Litecoin is a cryptocurrency, and as of late 2017, it’s the fourth largest digital currency circulating. But just in case we’ve already lost you, a cryptocurrency is a digital currency that only exists online, has no physical form or intrinsic value, and isn’t regulated or controlled by a central bank or server, but is rather transacted between individuals and is thus referred to as “decentralized.” (The “crypto” refers to the fact that the transactions are made securely using impossibly tough-to-crack cryptography.)
The most well-known cryptocurrency was the first one to take off — bitcoin, created in 2009 and which sought to create a digital cash system that could transmit payment just as easily from one side of the earth to the other as it could from two people living next door to one another. Like bitcoin, litecoin relies on a blockchain, a publicly accessible electronic ledger that permanently, and immutably records every cryptocurrency transfer. The technological guts of both currencies are almost identical, and litecoin and bitcoin once coexisted on the same blockchain until litecoin “forked” off onto its own in 2011.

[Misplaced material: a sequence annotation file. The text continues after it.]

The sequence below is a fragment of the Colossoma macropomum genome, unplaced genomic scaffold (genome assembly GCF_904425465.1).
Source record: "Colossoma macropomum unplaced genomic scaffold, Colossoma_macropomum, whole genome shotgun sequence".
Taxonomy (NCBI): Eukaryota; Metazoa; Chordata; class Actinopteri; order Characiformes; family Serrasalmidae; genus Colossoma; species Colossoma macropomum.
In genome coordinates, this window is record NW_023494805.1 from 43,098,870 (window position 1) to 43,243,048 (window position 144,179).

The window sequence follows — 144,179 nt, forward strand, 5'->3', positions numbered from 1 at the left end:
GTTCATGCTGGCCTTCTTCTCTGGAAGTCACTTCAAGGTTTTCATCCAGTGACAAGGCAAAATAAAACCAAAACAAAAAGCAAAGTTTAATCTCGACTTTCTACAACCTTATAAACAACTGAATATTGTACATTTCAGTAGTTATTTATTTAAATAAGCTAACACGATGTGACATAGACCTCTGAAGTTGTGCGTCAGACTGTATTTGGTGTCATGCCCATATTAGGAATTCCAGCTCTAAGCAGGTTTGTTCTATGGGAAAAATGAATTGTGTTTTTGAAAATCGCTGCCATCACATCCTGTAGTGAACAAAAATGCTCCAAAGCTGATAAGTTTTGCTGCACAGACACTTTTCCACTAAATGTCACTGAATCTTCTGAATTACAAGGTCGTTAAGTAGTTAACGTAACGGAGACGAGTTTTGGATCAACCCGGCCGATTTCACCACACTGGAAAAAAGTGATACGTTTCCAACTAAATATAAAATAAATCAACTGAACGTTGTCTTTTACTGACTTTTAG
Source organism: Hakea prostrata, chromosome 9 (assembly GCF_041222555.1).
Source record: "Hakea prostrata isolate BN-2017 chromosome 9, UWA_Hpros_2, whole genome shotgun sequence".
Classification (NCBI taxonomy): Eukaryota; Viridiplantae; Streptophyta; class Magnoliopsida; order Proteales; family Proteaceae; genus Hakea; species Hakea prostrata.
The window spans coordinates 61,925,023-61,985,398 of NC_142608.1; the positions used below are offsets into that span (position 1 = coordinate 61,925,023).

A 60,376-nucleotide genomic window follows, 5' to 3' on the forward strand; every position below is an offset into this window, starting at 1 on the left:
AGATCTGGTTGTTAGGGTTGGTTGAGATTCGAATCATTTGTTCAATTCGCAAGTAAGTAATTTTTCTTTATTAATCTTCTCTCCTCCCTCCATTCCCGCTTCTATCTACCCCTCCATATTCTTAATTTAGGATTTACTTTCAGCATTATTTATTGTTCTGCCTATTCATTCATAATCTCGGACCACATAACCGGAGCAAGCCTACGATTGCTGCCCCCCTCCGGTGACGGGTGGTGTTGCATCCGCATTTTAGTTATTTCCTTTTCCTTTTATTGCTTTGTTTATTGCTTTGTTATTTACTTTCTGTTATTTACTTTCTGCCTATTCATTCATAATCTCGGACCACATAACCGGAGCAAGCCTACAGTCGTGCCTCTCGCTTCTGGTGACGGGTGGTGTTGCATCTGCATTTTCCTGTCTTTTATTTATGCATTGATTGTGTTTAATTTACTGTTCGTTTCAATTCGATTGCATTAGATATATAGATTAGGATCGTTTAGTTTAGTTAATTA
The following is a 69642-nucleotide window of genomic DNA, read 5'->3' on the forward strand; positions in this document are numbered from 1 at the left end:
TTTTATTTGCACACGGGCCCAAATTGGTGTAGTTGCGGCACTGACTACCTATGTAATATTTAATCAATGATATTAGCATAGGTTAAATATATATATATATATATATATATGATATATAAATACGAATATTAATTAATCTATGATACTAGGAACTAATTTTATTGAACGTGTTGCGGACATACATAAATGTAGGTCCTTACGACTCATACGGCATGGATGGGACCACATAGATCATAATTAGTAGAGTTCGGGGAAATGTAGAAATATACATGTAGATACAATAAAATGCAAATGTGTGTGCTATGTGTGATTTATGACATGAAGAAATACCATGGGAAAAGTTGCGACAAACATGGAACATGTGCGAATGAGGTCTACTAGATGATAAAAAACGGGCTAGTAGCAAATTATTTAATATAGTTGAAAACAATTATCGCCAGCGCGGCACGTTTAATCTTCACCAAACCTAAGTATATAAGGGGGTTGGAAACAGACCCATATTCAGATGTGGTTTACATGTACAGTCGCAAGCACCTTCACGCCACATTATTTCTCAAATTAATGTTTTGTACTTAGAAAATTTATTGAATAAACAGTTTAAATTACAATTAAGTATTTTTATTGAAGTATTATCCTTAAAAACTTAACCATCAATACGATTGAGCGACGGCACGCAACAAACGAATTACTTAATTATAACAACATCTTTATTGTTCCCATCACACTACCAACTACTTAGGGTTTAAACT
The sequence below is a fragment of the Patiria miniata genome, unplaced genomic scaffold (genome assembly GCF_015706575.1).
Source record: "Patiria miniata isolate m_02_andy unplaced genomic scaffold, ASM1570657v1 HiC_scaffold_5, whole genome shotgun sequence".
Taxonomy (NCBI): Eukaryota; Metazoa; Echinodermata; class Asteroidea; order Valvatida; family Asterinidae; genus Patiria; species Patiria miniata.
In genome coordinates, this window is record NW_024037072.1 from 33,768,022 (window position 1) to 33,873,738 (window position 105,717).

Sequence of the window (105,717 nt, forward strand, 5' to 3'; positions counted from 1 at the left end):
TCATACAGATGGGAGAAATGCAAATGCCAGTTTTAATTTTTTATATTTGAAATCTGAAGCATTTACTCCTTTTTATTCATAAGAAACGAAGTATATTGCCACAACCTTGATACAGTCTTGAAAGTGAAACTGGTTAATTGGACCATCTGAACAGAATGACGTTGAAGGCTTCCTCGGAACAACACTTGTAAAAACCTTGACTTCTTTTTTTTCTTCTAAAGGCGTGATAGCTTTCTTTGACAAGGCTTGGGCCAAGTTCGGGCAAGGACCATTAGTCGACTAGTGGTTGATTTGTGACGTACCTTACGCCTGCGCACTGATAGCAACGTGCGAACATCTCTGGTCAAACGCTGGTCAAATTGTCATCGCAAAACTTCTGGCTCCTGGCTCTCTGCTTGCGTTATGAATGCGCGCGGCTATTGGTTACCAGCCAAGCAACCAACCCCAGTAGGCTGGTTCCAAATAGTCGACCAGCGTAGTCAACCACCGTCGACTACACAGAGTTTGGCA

And while Bitcoin’s creation is great mystery — it was created by a person or group of people going by “Satoshi Nakamoto” who has yet to be publicly identified — litecoin’s story is not so obscure: it was started in 2011 by a former Google engineer named Charlie Lee. Litecoin’s transaction time is quicker than bitcoin’s; a litecoin blockchain is created in 2.5 minutes, versus bitcoin’s relatively glacial 10 minutes. Lee has said he’s not hoping litecoin eliminates bitcoin, but will rather become a less expensive alternative to use for lower price goods. By this logic, bitcoin would be better for buying a house, litecoin ideal for a slushy and a couple sliders.